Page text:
This is one of my favorite APW posts ever. Simple, real, honest and very thoughtful.

  • I have nothing to add except that this post was great.

  • Excellent excellent post! The jumble of contradictions and nuances of being a modern black woman are part of what make a real, authentic, thinking, breathing, living human being. I love how you’re doing it.

    And this:
    “Our guest list of mostly older family members may find some aspects of the ceremony unsettling, so I think its good that the reception is going to have those familiar elements.” Well done: Not compromising your vision and principles, but realizing that hey, man it’s a wedding and the old folks need something too.

    Also this!:
    “ended up with a simple strapless lace gown from David’s Bridal. (The power of clearance prices!) Our budget is too tight to go back now so I have committed to loving it. It really is very pretty, even if I am not screaming, “I’m different! I’m challenging Eurocentricity!” as I walk down the aisle. ”

    This is why I keep coming back here even though I got married over 3 years ago!

  • Liz

    Wonderful, wonderful post!

  • Paranoid Libra

    Growing up in an area of white middle class I never realized what power being a Mrs. could have. You have helped actually in reconciling my struggle with getting to my hyphenated name change that there are women fighting for that chance and I now even realize how much more a lesbian couple might be fighting for that ability to be considered a married Mrs in the US.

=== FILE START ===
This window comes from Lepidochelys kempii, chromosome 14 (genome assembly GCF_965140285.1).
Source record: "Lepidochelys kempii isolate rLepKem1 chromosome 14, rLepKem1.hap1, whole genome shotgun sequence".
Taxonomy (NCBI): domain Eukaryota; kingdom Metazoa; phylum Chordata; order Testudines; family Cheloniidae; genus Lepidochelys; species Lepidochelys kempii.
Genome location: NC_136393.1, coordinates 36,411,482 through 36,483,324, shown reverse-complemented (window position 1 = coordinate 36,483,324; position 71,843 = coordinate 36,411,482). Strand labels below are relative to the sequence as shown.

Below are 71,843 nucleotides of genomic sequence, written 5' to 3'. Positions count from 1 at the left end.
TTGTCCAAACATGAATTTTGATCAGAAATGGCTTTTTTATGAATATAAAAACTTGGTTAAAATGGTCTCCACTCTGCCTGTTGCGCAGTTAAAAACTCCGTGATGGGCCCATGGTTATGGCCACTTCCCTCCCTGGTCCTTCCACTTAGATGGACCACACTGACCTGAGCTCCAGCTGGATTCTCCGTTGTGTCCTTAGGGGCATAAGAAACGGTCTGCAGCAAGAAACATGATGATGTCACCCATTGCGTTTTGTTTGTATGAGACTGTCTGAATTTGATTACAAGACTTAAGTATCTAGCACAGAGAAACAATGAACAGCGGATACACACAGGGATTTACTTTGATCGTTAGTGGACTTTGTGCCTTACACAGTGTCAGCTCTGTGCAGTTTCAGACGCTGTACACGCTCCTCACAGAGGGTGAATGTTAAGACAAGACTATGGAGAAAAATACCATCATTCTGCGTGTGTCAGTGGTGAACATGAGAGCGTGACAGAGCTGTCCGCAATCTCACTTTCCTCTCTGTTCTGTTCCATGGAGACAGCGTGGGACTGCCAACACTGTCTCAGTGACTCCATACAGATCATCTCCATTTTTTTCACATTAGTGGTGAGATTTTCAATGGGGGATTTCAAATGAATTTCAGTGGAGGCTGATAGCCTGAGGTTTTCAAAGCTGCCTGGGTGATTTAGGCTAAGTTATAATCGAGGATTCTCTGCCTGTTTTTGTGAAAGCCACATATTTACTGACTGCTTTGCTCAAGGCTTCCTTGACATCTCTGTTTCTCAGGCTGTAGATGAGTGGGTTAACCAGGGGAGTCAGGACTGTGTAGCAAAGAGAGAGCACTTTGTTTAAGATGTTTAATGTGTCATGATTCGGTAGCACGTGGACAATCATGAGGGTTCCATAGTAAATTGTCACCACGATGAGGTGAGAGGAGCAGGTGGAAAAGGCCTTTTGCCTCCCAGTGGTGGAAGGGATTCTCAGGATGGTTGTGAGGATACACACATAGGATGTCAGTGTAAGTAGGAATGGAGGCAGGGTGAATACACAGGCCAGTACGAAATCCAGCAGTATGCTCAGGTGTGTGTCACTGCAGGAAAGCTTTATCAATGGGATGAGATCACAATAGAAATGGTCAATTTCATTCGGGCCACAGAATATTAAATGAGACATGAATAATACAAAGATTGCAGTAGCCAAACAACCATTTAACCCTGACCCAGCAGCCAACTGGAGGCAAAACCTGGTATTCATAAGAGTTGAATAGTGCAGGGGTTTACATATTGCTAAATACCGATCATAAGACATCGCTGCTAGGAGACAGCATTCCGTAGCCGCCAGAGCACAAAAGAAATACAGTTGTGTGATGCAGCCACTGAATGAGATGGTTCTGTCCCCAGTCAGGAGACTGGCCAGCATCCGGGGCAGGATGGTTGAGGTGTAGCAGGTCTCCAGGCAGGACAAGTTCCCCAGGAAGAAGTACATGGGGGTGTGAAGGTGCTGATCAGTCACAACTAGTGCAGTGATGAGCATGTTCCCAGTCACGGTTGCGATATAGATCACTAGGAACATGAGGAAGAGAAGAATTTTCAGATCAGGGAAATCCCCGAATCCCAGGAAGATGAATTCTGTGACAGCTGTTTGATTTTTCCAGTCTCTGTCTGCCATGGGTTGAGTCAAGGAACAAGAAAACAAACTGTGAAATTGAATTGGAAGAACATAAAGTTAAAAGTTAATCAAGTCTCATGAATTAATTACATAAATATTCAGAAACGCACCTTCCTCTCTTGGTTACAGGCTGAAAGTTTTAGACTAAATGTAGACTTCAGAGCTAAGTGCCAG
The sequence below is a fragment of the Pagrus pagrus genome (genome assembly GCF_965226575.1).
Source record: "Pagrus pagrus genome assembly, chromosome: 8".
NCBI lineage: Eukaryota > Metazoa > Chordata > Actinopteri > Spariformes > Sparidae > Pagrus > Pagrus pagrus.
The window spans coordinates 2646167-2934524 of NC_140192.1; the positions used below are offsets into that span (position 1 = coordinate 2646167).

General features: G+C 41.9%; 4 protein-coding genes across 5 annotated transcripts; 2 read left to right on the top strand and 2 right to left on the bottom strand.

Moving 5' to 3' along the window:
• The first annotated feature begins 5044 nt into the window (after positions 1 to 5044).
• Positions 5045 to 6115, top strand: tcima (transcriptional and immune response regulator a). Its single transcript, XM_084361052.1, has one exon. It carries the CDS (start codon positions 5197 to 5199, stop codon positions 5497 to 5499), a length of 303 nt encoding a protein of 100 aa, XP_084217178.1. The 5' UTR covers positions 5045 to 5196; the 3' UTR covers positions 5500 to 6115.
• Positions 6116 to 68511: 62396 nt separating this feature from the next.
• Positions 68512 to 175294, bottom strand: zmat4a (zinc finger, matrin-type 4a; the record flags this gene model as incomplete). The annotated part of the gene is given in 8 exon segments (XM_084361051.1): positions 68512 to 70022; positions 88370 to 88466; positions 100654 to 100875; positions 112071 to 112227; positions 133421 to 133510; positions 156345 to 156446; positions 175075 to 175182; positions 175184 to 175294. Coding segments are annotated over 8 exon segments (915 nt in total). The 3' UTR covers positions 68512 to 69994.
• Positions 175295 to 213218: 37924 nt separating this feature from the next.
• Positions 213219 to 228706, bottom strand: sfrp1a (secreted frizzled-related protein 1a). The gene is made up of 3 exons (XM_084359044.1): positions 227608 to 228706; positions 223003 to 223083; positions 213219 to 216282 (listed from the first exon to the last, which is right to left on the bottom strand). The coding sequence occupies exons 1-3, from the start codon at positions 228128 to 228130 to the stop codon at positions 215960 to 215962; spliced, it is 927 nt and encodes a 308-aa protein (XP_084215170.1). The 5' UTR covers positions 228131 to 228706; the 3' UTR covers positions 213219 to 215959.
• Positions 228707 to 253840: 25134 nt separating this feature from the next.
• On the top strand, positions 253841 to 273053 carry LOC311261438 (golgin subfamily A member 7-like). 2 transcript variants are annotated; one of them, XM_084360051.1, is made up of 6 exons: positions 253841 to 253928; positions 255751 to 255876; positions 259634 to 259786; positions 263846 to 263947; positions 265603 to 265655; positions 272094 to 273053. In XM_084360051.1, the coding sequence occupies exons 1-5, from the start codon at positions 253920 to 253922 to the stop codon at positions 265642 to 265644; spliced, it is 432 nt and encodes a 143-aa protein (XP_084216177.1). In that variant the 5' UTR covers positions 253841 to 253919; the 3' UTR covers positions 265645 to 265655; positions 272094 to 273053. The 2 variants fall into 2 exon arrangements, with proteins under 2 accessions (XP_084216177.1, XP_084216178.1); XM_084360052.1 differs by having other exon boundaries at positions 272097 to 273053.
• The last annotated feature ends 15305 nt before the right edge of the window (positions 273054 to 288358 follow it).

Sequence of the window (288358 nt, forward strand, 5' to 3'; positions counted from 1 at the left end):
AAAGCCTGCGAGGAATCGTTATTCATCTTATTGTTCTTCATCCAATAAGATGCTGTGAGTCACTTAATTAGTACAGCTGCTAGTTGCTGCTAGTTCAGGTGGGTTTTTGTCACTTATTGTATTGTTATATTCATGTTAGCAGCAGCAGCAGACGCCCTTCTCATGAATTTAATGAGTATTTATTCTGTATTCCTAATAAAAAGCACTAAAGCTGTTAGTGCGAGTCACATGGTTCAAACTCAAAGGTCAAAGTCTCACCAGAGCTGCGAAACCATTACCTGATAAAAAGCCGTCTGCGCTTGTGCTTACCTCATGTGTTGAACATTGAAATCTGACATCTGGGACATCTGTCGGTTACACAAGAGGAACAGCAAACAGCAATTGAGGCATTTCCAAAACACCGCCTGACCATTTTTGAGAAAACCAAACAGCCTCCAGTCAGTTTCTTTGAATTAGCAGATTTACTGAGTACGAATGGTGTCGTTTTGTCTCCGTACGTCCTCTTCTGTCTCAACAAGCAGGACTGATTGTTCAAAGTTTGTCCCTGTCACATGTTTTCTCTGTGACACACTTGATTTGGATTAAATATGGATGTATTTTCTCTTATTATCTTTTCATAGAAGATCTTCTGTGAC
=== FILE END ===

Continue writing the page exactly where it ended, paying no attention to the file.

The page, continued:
Also your ceremony ideas just sound so awesome. I just love holding onto old traditions of ancestry from the libations that would go back to your African roots, but still jumping the broom from the days of slavery when that broom was really all an enslaved couple could really do during such a bleak portion of our history in this country. I think it can be important to having a connection to the past in this right of passage kind of way, but not necessarily having to do it exactly as it used to be.